May 24, 2011
State's top OL has long history with Vols
Long before he could remember trekking to his father's seats inside Neyland Stadium, first in the south end zone upper deck in section PP and then a few years ago moving directly below beneath the overhang in section P, Andrew Jelks felt the roar inside the hallowed home of Tennessee football.
After all, his family has owned season tickets to the Vols' football games since 1982 and though Jelks was a December baby, his mother hardly let that interfere with the family's autumn traditions.
"Dad had season tickets to UT since 1982. I was going to games when my mom was pregnant with me. I was born in December, and I was going to games that season just before I was born," said the personable but unassuming Jelks, a Henry County standout who ranks among the state of Tennessee's top prospects in 2012. "My earliest memory was when (the Vols) played in the (1998) SEC Championship and then won the national championship. Me and my little brother and down went down and watched that."
Now the 6-foot-6, 265-pound Jelks, whose stock is soaring on the heels of his standout performance in January at the U.S. Army All-American bowl combine, is positioning himself to experience some of those childhood memories firsthand. The agile, broad-shouldered offensive tackle is piling up offers like he's been known to pile up points on the basketball court. He owns 15 offers, from home-state SEC residents Tennessee and Vanderbilt to bordering powerhouse Alabama and, of course, his first offer, David Cutcliffe's Duke Blue Devils.
"It's just amazing now that I have this Tennessee scholarship offer now. I mean, I've grown up loving them and there's nothing but positive things I can say about it. Now that I have an opportunity to go there, it took me back a whole lot," said Jelks, who as a youth also starred in baseball and basketball. "I've just grown up watching SEC football, period. Always wanting to play there. Go down to the Swamp and play there. Bryant-Denny Stadium and play there. Neyland. Running through the 'T.' Now that I have an opportunity to fulfill some of those dreams, it's all I can ask for.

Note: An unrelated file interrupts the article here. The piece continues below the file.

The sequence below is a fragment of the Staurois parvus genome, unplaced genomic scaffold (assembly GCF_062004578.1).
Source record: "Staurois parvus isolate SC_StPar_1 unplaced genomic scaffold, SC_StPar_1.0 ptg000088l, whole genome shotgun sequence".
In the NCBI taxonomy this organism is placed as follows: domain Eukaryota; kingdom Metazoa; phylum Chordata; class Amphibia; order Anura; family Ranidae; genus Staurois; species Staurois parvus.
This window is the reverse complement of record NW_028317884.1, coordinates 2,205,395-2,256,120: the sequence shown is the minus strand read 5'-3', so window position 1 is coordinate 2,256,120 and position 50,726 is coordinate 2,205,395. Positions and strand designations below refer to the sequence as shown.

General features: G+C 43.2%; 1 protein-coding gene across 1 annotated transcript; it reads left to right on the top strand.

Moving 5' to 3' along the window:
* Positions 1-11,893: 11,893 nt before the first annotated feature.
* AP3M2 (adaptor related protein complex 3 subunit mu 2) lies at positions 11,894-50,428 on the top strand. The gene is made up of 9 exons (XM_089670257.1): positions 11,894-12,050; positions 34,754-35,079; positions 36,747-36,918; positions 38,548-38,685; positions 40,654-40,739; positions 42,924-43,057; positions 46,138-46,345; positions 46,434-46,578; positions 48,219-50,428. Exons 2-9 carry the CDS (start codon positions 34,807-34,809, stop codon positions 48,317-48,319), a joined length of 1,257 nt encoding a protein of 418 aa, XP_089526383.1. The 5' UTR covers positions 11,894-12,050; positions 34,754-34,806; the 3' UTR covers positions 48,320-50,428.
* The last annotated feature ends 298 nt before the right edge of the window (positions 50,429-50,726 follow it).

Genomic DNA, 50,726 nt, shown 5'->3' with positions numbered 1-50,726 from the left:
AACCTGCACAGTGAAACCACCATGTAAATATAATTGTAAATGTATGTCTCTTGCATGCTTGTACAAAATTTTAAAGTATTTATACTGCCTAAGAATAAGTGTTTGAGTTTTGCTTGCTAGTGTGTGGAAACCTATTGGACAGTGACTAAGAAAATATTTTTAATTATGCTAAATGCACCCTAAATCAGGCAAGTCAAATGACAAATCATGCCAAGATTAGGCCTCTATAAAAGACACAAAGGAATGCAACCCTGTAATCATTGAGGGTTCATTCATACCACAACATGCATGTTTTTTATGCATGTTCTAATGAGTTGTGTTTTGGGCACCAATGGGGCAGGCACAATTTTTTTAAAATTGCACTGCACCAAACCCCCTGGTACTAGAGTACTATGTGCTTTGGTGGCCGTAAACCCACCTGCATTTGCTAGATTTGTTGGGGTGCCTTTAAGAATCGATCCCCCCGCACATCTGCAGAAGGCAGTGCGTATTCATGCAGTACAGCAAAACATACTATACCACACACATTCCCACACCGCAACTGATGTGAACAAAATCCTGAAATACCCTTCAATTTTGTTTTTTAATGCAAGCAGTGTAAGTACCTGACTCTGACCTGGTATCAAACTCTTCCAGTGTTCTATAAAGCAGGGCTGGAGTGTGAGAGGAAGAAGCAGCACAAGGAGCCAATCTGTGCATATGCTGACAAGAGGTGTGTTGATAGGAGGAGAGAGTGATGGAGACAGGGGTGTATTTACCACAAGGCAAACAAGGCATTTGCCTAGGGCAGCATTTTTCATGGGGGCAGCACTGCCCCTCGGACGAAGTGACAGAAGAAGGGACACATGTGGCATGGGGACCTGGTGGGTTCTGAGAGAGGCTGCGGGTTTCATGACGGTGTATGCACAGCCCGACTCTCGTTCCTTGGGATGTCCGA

"I've just got to separate (his emotions) to some extent. I have to take my recruiting real business-like and know that I've got to do what's best for me."
The middle son in this football family of three, Jelks can lean on some of the experiences of his older brother, William, to aid in the recruiting process. The elder Jelks is a redshirt freshman center at Southeast Missouri while his younger brother is preparing to give opponents twice as many Jelks to deal with in the upcoming season of Henry County football.
That's not really anything new, however, since family-style ballgames have been the norm around Paris.
"We always did," Jelks said of competing as a family and in the neighborhood. "We have a lot of friends that live around us, get together and brothers on brothers. They don't like playing us, because we've got some big boys on the block."
Since earning his first start as a freshman during Henry County's deep playoff run in 2008, Jelks has worked toward his college dream. He admits when people first told him he could be a college prospect that his response was to humbly dismiss the notion. But now, his family has enough mail to supply Dunder Mifflin with paper.
"Most of the mail gets sent here (to the school's fieldhouse). Come down here, there's usually a stack of about seven to 10 letters," Jelks explained. "I take them home and my parents have my mail sorted out. There's usually five or six more letters. I actually already have about three or four boxes of just letters that I have right now that my mom is saving."
While Jelks continues to let the recruiting process unfold, he's just recently completed his final spring camp at Henry County and focused on his primary objective before the 2011 season.
"Just getting my weight up," he said. "I'm at 265, and I want to be 275-280 by fall. That's my main goal right now."
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